language to be deleted (2) new language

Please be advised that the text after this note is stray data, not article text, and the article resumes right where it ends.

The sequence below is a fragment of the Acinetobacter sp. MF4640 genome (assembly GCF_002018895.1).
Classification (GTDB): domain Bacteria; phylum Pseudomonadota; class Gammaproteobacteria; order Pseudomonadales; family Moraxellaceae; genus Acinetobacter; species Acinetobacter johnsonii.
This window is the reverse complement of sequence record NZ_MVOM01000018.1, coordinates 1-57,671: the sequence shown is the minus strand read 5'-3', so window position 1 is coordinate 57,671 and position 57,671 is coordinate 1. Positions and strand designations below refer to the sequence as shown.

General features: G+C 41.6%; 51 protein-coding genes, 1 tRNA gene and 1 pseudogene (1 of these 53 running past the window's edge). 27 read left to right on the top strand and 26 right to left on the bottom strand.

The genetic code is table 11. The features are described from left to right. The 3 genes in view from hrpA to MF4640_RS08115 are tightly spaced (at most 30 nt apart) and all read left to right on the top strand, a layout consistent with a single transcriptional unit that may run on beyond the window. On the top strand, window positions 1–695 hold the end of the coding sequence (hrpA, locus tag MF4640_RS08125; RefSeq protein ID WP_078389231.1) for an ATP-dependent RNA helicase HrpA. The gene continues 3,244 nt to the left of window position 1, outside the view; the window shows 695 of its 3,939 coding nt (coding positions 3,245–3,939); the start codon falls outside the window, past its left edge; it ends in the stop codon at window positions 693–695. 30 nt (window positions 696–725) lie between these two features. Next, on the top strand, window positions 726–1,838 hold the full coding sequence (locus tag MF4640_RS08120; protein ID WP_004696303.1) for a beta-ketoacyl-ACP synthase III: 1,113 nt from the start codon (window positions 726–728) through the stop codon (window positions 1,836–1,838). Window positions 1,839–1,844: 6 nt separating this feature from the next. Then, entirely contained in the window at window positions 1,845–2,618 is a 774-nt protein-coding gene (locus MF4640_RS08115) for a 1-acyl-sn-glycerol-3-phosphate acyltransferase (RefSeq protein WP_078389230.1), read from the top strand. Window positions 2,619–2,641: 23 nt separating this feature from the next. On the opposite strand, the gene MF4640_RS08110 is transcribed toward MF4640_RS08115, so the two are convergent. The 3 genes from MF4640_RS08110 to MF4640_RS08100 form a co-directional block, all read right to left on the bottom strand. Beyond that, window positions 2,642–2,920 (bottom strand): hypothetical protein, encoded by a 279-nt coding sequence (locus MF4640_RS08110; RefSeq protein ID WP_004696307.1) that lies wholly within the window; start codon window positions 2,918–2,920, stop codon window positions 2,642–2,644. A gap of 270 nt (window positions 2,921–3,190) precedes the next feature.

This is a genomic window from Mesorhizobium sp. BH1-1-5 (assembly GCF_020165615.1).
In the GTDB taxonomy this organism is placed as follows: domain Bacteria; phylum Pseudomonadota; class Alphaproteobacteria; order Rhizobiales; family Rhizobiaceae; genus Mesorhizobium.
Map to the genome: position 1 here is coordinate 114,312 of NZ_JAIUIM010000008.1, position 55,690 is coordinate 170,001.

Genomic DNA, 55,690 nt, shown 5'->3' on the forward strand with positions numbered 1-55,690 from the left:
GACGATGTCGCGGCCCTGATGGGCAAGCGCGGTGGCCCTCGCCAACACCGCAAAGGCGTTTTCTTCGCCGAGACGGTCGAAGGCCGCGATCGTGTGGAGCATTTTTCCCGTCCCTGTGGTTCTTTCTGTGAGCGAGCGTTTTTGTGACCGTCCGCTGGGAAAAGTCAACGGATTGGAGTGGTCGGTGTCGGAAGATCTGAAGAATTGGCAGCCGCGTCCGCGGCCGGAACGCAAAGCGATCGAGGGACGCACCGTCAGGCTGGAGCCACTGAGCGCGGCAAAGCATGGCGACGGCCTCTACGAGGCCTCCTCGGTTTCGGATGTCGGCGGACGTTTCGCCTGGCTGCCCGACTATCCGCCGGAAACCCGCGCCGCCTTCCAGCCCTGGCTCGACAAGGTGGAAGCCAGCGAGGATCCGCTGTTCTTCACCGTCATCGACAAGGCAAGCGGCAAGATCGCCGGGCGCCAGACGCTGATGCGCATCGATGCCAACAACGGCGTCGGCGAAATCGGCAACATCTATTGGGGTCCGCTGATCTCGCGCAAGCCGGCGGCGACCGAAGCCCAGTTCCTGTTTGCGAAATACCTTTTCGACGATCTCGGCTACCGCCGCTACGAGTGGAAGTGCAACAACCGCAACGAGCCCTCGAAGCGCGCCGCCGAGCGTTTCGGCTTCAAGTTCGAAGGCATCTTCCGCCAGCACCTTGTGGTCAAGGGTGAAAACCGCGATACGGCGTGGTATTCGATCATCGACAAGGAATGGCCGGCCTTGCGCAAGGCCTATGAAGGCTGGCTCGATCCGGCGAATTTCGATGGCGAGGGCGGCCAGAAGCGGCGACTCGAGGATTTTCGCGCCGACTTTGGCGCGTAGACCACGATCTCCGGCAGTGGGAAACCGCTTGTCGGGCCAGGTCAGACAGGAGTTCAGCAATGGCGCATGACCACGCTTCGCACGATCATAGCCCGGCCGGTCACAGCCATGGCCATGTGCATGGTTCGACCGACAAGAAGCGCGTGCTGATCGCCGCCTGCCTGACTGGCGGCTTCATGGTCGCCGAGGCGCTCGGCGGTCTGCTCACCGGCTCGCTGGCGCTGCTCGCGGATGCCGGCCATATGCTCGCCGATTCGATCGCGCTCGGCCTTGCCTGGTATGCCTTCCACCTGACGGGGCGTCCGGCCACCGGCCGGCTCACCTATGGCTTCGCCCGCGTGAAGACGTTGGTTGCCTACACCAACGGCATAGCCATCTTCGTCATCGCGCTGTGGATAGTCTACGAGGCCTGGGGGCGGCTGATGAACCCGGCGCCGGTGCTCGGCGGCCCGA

CHAPTER 290-S.F.No. 2614 An act relating to foster care; requiring disclosure of an individual's communicable disease to a foster care provider; modifying provisions relating to child custody; amending Minnesota Statutes 2001 Supplement, sections 260C.212, subdivision 1; 260C.317, subdivision 3; proposing coding for new law in Minnesota Statutes, chapter 245A. BE IT ENACTED BY THE LEGISLATURE OF THE STATE OF MINNESOTA: Section 1. [245A.156] [DISCLOSURE OF COMMUNICABLE DISEASE TO LICENSED FOSTER CARE PROVIDERS.] Subdivision 1. [LICENSED FOSTER CARE.] This section applies to county agencies, private child-placing agencies, and individuals who place children or adults who have a known communicable disease, as defined in section 144.4172, subdivision 2, in foster care settings licensed under this chapter. Subd. 2. [PLACING AGENCY'S OR INDIVIDUAL'S DUTIES.] Notwithstanding section 144.335, before a county or private child-placing agency or individual places a child or adult with a known communicable disease with a licensed foster care provider, the agency or individual must: (1) disclose to the foster care license holder the individual's communicable disease; and (2) determine that the foster care provider has the ability to provide care to the individual. Sec. 2. Minnesota Statutes 2001 Supplement, section 260C.212, subdivision 1, is amended to read: Subdivision 1. [OUT-OF-HOME PLACEMENT; PLAN.] (a) An out-of-home placement plan shall be prepared within 30 days after any child is placed in a residential facility by court order or by the voluntary release of the child by the parent or parents. For purposes of this section, a residential facility means any group home, family foster home or other publicly supported out-of-home residential facility, including any out-of-home residential facility under contract with the state, county or other political subdivision, or any agency thereof, to provide those services or foster care as defined in section 260C.007, subdivision 18. (b) An out-of-home placement plan means a written document which is prepared by the responsible social services agency jointly with the parent or parents or guardian of the child and in consultation with the child's guardian ad litem, the child's tribe, if the child is an Indian child, the child's foster parent or representative of the residential facility, and, where appropriate, the child. As appropriate, the plan shall be: (1) submitted to the court for approval under section 260C.178, subdivision 7; (2) ordered by the court, either as presented or modified after hearing, under section 260C.178, subdivision 7, or 260C.201, subdivision 6; and (3) signed by the parent or parents or guardian of the child, the child's guardian ad litem, a representative of the child's tribe, the responsible social services agency, and, if possible, the child. (c) The out-of-home placement plan shall be explained to all persons involved in its implementation, including the child who has signed the plan, and shall set forth: (1) a description of the residential facility including how the out-of-home placement plan is designed to achieve a safe placement for the child in the least restrictive, most family-like, setting available which is in close proximity to the home of the parent or parents or guardian of the child when the case plan goal is reunification, and how the placement is consistent with the best interests and special needs of the child according to the factors under subdivision 2, paragraph (b); (2) the specific reasons for the placement of the child in a residential facility, and when reunification is the plan, a description of the problems or conditions in the home of the parent or parents which necessitated removal of the child from home and the changes the parent or parents must make in order for the child to safely return home; (3) a description of the services offered and provided to prevent removal of the child from the home and to reunify the family including: (i) the specific actions to be taken by the parent or parents of the child to eliminate or correct the problems or conditions identified in clause (2), and the time period during which the actions are to be taken; and (ii) the reasonable efforts, or in the case of an Indian child, active efforts to be made to achieve a safe and stable home for the child including social and other supportive services to be provided or offered to the parent or parents or guardian of the child, the child, and the residential facility during the period the child is in the residential facility; (4) a description of any services or resources that were requested by the child or the child's parent, guardian, foster parent, or custodian since the date of the child's placement in the residential facility, and whether those services or resources were provided and if not, the basis for the denial of the services or resources; (5) the visitation plan for the parent or parents or guardian, other relatives as defined in section 260C.007, subdivision 27, and siblings of the child if the siblings are not placed together in the residential facility, and whether visitation is consistent with the best interest of the child, during the period the child is in the residential facility; (6) documentation of steps to finalize the adoption or legal guardianship of the child if the court has issued an order terminating the rights of both parents of the child or of the only known, living parent of the child, and a copy of this documentation shall be provided to the court in the review required under section 260C.317, subdivision 3, paragraph (b); (7) to the extent available and accessible, the health and educational records of the child including: (i) the names and addresses of the child's health and educational providers; (ii) the child's grade level performance; (iii) the child's school record; (iv) assurances that the child's placement in foster care takes into account proximity to the school in which the child is enrolled at the time of placement; (v) a record of the child's immunizations; (vi) the child's known medical problems, including any known communicable diseases, as defined in section 144.4172, subdivision 2; (vii) the child's medications; and (viii) any other relevant health and education information; and (8) an independent living plan for a child age 16 or older who is in placement as a result of a permanency disposition. The plan should include, but not be limited to, the following objectives: (i) educational, vocational, or employment planning; (ii) health care planning and medical coverage; (iii) transportation including, where appropriate, assisting the child in obtaining a driver's license; (iv) money management; (v) planning for housing; (vi) social and recreational skills; and (vii) establishing and maintaining connections with the child's family and community. (d) The parent or parents or guardian and the child each shall have the right to legal counsel in the preparation of the case plan and shall be informed of the right at the time of placement of the child. The child shall also have the right to a guardian ad litem. If unable to employ counsel from their own resources, the court shall appoint counsel upon the request of the parent or parents or the child or the child's legal guardian. The parent or parents may also receive assistance from any person or social services agency in preparation of the case plan. After the plan has been agreed upon by the parties involved or approved or ordered by the court, the foster parents shall be fully informed of the provisions of the case plan and shall be provided a copy of the plan. Sec. 3. Minnesota Statutes 2001 Supplement, section 260C.317, subdivision 3, is amended to read: Subd. 3. [ORDER; RETENTION OF JURISDICTION.] (a) A certified copy of the findings and the order terminating parental rights, and a summary of the court's information concerning the child shall be furnished by the court to the commissioner or the agency to which guardianship is transferred. The orders shall be on a document separate from the findings. The court shall furnish the individual to whom guardianship is transferred a copy of the order terminating parental rights. (b) The court shall retain jurisdiction in a case where adoption is the intended permanent placement disposition until the child's adoption is finalized, the child is 18 years of age, or the child is otherwise ordered discharged from the jurisdiction of the court. The guardian ad litem and counsel for the child shall continue on the case until an adoption decree is entered. A hearing must be held every 90 days following termination of parental rights for the court to review progress toward an adoptive placement and the specific recruitment efforts the agency has taken to find an adoptive family or other placement living arrangement for the child and to finalize the adoption or other permanency plan. (c) When adoption is not the intended disposition, and if the child continues in out-of-home placement for 12 months after the court has issued the order terminating parental rights and at least every 12 months thereafter as long as the child continues in out-of-home placement, the court shall conduct a permanency review hearing to determine the future status of the child, including, but not limited to, whether the child should be continued in out-of-home placement, should be placed for adoption, or should, because of the child's special needs and for compelling reasons, be ordered into long-term out-of-home placement. (d) The court shall retain jurisdiction in a case where long-term foster care is the permanent disposition whether under paragraph (c) or section 260C.201, subdivision 11. All of the review requirements under section 260C.201, subdivision 11, paragraph (g), apply. Presented to the governor March 25, 2002 Signed by the governor March 26, 2002, 2:32 p.m.